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I’m sorry to report some bad news for allies of church-state separation everywhere. Back in February, I wrote about a momentous case before the U.S. Supreme Court, in which the Freedom from Religion Foundation argued that George W. Bush should not have the right to unilaterally use money appropriated by Congress to fund religious organizations. That case, Hein v. FFRF, has been decided, with the court ruling 5-4 in the administration’s favor. This is a sad outcome, though not terribly shocking, given Bush’s two new appointees to the court. Had Justice Sandra Day O’Connor not resigned, to be replaced by Samuel Alito, the outcome might well have been different. I have long wondered what O’Connor was thinking when she resigned – she must have known that she would be replaced by a far more reactionary justice.

Strictly speaking, the court did not rule that Bush’s faith-based initiative is constitutional. Hein was not about whether such programs are legal, but a more technical issue: whether taxpayers have standing to sue when the executive branch uses their tax money to promote religion. A 1968 precedent, Flast v. Cohen, held that taxpayers have automatic standing when their tax payments are used to fund religion by an act of Congress. The Supreme Court refused to apply that same principle to the executive branch, which leads to a bizarre conclusion: it could well be the case that the president is doing something unconstitutional, yet no one has any power to force him to stop.

This decision poses a great threat to church-state separation. Although it is still completely unconstitutional for Congress to allocate tax funds to support and promote religion (the one bright spot in this decision is that Flast itself was not overturned, as some amicus briefs in the case had urged), the door is now open for Congress to allocate general funds for the president to use in the very same ways that Congress itself could not legally do. Anything, up to and including building churches and hiring ministers with government money, would seem to be within the power of the executive. This is a worrying boost to the theory of the “imperial presidency” championed by George W. Bush and his administration, which holds that the president is equivalent to a king with the unilateral power to enact his will into law by fiat without being subject to any checks, balances or oversight. No breaches of the church-state wall so flagrant have been committed yet (though the ones that have already occurred are bad enough), but only time will tell what the ramifications of this decision will be. (Read FFRF’s press release on the case.) America’s founders, who made their opposition to religious establishments exceedingly clear, would without any doubt have been amazed and horrified by the claim that they intended to imbue any member of government with such monarchical power.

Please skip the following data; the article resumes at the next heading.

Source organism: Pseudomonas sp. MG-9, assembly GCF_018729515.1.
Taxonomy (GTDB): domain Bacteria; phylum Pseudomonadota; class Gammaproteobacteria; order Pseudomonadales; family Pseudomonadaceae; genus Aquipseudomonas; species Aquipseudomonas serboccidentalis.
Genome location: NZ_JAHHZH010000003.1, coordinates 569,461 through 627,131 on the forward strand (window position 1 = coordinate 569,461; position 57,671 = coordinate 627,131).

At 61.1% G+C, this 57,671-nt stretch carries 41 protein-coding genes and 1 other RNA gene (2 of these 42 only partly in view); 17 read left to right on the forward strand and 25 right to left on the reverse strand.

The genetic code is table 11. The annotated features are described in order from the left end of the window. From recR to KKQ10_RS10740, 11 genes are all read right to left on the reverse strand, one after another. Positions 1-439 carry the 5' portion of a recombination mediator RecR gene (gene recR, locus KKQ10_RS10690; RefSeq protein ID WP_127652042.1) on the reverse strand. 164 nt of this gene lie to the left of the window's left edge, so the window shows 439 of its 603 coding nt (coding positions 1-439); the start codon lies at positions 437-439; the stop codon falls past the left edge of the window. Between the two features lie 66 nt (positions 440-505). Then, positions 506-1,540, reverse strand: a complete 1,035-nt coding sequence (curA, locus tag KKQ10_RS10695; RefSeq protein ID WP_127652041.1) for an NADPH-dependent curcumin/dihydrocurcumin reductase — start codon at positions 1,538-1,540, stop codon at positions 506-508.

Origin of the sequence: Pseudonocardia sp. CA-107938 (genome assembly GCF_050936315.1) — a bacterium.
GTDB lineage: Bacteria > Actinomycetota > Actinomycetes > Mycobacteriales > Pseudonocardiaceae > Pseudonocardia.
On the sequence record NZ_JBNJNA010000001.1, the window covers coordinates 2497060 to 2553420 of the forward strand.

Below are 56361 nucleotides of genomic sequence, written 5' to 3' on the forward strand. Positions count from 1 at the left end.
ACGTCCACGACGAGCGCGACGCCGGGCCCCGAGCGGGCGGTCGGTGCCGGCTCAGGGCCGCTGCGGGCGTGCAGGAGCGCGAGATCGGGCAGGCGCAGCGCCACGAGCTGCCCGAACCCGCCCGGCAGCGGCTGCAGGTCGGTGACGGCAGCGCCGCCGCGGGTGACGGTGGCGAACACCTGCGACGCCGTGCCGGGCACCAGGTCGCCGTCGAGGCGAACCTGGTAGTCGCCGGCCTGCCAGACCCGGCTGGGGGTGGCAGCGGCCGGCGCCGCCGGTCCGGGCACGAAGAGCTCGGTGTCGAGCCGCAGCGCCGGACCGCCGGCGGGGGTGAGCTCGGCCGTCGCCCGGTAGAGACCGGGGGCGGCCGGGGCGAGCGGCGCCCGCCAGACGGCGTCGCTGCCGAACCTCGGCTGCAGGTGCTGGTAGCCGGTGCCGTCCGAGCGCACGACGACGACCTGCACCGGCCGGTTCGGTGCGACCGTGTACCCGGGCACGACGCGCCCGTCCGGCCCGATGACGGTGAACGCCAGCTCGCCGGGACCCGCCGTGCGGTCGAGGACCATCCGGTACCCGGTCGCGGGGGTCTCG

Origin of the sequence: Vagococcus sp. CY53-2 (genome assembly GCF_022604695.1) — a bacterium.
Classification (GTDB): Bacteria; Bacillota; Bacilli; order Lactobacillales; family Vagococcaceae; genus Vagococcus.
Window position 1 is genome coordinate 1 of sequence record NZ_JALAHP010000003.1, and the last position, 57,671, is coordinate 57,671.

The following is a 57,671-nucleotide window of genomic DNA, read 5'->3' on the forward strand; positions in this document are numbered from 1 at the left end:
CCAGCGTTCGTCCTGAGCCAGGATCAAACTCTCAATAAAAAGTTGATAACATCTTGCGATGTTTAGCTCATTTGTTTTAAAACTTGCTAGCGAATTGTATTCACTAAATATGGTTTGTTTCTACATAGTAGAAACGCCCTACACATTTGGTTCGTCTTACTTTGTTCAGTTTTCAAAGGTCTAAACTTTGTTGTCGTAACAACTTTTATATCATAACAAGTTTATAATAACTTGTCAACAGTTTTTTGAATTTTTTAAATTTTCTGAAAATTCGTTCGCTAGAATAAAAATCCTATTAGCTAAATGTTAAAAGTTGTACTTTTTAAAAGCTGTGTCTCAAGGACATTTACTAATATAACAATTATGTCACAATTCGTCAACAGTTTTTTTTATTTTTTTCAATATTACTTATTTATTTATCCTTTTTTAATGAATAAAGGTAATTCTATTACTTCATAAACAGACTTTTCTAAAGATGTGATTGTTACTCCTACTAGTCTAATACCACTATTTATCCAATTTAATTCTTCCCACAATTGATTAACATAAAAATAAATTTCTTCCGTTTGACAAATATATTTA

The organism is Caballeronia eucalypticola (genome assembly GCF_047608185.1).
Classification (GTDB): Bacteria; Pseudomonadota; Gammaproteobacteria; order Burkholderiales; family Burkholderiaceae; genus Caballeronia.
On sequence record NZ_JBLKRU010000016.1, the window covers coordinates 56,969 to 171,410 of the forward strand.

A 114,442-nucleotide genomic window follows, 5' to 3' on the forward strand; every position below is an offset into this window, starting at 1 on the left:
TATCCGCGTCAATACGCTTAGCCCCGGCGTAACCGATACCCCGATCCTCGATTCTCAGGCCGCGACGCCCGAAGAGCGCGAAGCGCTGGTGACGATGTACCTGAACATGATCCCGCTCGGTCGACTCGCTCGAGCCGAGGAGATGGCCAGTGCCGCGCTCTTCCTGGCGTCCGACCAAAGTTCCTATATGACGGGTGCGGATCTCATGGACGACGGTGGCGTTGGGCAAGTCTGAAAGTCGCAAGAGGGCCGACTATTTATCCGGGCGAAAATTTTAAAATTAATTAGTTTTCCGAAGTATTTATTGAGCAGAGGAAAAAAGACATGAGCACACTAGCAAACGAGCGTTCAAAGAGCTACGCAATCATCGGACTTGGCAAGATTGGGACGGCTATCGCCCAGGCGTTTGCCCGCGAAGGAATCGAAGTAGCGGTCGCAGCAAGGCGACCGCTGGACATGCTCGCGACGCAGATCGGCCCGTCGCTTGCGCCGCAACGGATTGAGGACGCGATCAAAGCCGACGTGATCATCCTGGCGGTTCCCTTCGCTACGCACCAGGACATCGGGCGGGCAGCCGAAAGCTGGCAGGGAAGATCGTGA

This battle is not over. Despite the gaping loophole which this court has carved in the First Amendment, Congress still holds the power of the purse – the president cannot spend money which he does not have. And we now have a Democratic Congress, thank goodness, one which will be far more willing to listen to voices raised on behalf of the Constitution. For friends of church-state separation in America, the next move is to contact your senators and representatives and ask that Congress cut off the general allocations that have been used to create the faith-based initiative. Given George Bush’s clear disregard for the Constitution, any money given him in the future must come with a strong disclaimer attached stating that it may not be used to promote religion.

Though the church-state wall has been dealt a setback, friends of liberty can take solace in the idea that ours is a long fight. It is not as if we have lost our way and are on a steady slide toward theocracy (though some recent events might understandably give people the wrong impression). On the contrary, would-be theocrats have been trying to get around the Constitution since it was first written, with varying degrees of success. If we trace the history of this country, in the long term they are losing ground, rather than gaining it. It was only a little over a hundred years ago that Americans were still being prosecuted for blasphemy!

The Supreme Court’s new rightward tilt is likely to last for at least a decade, even if a Democrat wins the next presidential election. Therefore, it’s essential that people of principle come together to form a new, revitalized progressive movement. The tools and principles we need are still within our reach, if only we wield them effectively. There are encouraging signs that this is already happening, but much work still remains to be done. Most of all, we nonbelievers need to use this decision as a rallying cry in defense of the First Amendment. The FFRF has already seen a surge in membership as a result of the publicity from this case. If you’re not already a member, there’s no better time to join and lend your voice to the fight against theocracy in the last bastion of religious fundamentalism left in the Western world.

Other posts in this series:

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DAYLIGHT ATHEISM Adam Lee is an atheist author and speaker from New York City. His previously published books include "Daylight Atheism," "Meta: On God, the Big Questions, and the Just City," and most...